Internet dating scary unnerving
It’s where both our president-elect and the leader of ISIS can communicate with equal ease with tens of millions of their respective followers through Twitter — without editors, fact-checkers, libel lawyers or other filters.And, I would argue, 2016 will be remembered as the year when we fully grasped just how scary that can be — how easy it was for a presidential candidate to tweet out untruths and half-truths faster than anyone could correct them, how cheap it was for Russia to intervene on Trump’s behalf with hacks of Democratic operatives’ computers and how unnerving it was to hear Yahoo’s chief information security officer, Bob Lord, say that his company still had “not been able to identify” how one billion Yahoo accounts and their sensitive user information were hacked in 2013.And so it came to pass that in the winter of 2016 the world hit a tipping point that was revealed by the most unlikely collection of actors: Vladimir Putin, Jeff Bezos, Donald Trump, Mark Zuckerberg and the Macy’s department store. After all, there are no stoplights in cyberspace, no police officers walking the beat, no courts, no judges, no God who smites evil and rewards good, and certainly no “1-800-Call-If-Putin-Hacks-Your-Election.” If someone slimes you on Twitter or Facebook, well, unless it is a death threat, good luck getting it removed, especially if it is done anonymously, which in cyberspace is quite common.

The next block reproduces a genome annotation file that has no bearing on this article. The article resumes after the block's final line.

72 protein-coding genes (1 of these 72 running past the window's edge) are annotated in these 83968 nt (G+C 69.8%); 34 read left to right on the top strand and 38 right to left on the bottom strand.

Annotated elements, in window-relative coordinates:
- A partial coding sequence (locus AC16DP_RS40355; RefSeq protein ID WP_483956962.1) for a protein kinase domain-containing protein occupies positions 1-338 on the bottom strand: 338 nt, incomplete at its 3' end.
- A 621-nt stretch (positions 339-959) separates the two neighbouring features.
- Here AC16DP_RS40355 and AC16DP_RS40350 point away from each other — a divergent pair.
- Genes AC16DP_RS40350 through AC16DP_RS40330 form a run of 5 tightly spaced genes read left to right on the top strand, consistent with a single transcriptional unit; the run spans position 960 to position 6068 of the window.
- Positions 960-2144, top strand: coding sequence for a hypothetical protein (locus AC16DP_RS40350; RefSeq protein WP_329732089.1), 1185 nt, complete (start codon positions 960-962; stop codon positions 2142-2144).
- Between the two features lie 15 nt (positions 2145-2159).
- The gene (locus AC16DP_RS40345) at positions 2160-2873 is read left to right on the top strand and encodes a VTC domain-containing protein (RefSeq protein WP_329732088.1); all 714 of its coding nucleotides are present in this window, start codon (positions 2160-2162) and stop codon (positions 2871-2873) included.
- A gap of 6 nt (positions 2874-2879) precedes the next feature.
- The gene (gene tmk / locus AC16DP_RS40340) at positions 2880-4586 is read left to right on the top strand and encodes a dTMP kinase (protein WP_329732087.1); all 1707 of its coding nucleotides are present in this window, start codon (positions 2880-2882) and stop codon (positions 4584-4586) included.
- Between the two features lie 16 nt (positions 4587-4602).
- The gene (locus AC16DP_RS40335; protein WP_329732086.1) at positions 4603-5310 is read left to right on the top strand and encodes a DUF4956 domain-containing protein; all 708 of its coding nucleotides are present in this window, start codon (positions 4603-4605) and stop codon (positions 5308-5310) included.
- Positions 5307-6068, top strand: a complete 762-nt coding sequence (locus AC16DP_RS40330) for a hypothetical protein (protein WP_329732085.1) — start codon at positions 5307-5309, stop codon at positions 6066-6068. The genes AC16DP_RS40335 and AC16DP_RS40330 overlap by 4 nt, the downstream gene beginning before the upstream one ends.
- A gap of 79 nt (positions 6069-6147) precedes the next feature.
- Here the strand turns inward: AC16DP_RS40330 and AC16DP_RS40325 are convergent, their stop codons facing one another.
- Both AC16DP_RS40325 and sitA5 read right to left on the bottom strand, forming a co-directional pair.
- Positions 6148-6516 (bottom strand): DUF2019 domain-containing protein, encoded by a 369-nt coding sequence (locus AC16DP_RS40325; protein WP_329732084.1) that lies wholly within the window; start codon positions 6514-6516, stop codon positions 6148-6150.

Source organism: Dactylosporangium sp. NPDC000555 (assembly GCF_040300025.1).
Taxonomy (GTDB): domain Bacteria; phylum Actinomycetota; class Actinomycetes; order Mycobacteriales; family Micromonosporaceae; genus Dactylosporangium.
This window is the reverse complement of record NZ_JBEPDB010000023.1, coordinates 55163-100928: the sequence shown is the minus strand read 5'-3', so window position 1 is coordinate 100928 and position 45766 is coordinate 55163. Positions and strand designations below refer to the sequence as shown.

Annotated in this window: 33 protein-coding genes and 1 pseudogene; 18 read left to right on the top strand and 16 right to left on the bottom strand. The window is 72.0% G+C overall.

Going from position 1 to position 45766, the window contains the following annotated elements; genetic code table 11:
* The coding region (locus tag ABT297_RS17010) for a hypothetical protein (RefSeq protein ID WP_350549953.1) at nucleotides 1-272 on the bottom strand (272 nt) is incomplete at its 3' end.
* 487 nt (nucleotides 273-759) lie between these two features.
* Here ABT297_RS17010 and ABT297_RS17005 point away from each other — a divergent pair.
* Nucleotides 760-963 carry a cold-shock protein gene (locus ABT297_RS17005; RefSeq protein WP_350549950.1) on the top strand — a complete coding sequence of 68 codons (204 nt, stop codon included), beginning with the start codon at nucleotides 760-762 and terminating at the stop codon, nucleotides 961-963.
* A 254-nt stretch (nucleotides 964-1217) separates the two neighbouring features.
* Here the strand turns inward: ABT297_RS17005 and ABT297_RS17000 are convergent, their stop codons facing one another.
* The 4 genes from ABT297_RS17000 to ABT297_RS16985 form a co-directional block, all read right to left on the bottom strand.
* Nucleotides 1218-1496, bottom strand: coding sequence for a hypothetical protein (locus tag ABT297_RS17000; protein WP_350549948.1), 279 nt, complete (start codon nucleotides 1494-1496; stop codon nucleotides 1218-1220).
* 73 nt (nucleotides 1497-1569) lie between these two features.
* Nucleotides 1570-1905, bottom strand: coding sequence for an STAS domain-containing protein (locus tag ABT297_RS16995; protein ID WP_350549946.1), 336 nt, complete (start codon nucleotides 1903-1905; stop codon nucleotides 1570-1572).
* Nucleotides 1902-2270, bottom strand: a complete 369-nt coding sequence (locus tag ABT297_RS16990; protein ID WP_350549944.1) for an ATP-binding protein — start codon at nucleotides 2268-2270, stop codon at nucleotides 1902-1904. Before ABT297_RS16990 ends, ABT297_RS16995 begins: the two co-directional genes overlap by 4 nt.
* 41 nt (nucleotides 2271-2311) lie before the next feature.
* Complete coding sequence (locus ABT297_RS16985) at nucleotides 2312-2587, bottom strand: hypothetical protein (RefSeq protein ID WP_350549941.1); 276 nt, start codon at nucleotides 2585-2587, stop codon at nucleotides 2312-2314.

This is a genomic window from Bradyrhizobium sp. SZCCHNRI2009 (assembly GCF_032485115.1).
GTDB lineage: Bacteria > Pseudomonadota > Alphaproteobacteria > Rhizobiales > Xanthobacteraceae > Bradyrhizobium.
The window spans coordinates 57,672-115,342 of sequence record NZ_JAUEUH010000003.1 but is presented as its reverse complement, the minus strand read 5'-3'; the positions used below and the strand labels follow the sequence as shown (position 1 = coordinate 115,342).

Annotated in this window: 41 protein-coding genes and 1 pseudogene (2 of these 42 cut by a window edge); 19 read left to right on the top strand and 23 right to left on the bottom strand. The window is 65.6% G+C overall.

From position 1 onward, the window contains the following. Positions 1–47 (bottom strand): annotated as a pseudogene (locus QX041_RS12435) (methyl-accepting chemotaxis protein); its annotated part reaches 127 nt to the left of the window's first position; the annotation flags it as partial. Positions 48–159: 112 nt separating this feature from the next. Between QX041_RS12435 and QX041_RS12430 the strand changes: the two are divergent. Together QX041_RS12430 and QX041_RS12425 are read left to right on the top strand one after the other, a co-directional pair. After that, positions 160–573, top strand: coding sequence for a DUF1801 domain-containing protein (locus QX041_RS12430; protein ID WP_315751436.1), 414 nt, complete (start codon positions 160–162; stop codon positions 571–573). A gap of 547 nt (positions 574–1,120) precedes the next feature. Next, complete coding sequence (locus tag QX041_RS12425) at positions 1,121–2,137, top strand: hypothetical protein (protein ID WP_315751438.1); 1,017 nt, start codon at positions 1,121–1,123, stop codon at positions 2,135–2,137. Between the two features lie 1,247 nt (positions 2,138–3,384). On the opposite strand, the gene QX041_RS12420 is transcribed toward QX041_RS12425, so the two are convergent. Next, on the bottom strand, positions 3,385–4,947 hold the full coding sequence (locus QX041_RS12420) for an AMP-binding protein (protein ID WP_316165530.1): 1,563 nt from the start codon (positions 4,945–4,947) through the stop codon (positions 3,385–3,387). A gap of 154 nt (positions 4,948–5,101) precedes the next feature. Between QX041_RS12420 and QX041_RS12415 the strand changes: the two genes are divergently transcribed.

These are among the key findings of a national survey of dating and relationships in the digital era, the first dedicated study of this subject by the Pew Research Center’s Internet Project since 2005.The researchers found that many students did not cite authorship or article sponsorship as key reasons for not believing the article.”Prof.Sam Wineburg, the lead author of the report, said: “Many people assume that because young people are fluent in social media they are equally perceptive about what they find there.Even President Obama was taken aback by the speed at which this tipping point tipped.
“I think that I underestimated the degree to which, in this new information age, it is possible for misinformation, for cyberhacking and so forth, to have an impact on our open societies,” he told ABC News’s “This Week.”At Christmas, taught yet more traditional retailers how hard the cybertipping point has hit retailing.One in every ten American adults has used an online dating site or a mobile dating app.